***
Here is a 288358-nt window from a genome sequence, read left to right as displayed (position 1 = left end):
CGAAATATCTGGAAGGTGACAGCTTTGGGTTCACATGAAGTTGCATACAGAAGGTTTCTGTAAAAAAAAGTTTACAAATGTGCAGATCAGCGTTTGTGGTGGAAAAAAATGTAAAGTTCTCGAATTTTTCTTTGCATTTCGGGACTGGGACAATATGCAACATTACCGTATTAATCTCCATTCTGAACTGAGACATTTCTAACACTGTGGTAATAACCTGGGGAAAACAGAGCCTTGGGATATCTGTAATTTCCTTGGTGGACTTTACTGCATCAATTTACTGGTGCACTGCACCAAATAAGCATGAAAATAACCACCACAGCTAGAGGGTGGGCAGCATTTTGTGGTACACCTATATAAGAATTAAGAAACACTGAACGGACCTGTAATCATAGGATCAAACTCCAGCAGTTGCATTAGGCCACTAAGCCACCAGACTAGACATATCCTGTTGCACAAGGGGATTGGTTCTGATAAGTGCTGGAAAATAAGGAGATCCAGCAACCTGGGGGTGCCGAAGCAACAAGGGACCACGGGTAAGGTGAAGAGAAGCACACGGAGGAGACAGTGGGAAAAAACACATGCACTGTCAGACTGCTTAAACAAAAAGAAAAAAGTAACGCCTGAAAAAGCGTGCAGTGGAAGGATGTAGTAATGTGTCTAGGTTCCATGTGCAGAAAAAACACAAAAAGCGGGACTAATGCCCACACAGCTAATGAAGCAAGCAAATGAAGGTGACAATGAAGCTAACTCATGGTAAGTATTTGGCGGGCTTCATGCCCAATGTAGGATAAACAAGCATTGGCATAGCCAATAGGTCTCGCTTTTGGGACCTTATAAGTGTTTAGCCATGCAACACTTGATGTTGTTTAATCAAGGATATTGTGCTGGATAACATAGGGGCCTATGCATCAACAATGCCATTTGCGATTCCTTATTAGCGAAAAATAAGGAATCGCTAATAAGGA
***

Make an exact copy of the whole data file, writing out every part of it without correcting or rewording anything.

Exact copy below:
Here is a 288358-nt window from a genome sequence, read left to right as displayed (position 1 = left end):
CGAAATATCTGGAAGGTGACAGCTTTGGGTTCACATGAAGTTGCATACAGAAGGTTTCTGTAAAAAAAAGTTTACAAATGTGCAGATCAGCGTTTGTGGTGGAAAAAAATGTAAAGTTCTCGAATTTTTCTTTGCATTTCGGGACTGGGACAATATGCAACATTACCGTATTAATCTCCATTCTGAACTGAGACATTTCTAACACTGTGGTAATAACCTGGGGAAAACAGAGCCTTGGGATATCTGTAATTTCCTTGGTGGACTTTACTGCATCAATTTACTGGTGCACTGCACCAAATAAGCATGAAAATAACCACCACAGCTAGAGGGTGGGCAGCATTTTGTGGTACACCTATATAAGAATTAAGAAACACTGAACGGACCTGTAATCATAGGATCAAACTCCAGCAGTTGCATTAGGCCACTAAGCCACCAGACTAGACATATCCTGTTGCACAAGGGGATTGGTTCTGATAAGTGCTGGAAAATAAGGAGATCCAGCAACCTGGGGGTGCCGAAGCAACAAGGGACCACGGGTAAGGTGAAGAGAAGCACACGGAGGAGACAGTGGGAAAAAACACATGCACTGTCAGACTGCTTAAACAAAAAGAAAAAAGTAACGCCTGAAAAAGCGTGCAGTGGAAGGATGTAGTAATGTGTCTAGGTTCCATGTGCAGAAAAAACACAAAAAGCGGGACTAATGCCCACACAGCTAATGAAGCAAGCAAATGAAGGTGACAATGAAGCTAACTCATGGTAAGTATTTGGCGGGCTTCATGCCCAATGTAGGATAAACAAGCATTGGCATAGCCAATAGGTCTCGCTTTTGGGACCTTATAAGTGTTTAGCCATGCAACACTTGATGTTGTTTAATCAAGGATATTGTGCTGGATAACATAGGGGCCTATGCATCAACAATGCCATTTGCGATTCCTTATTAGCGAAAAATAAGGAATCGCTAATAAGGA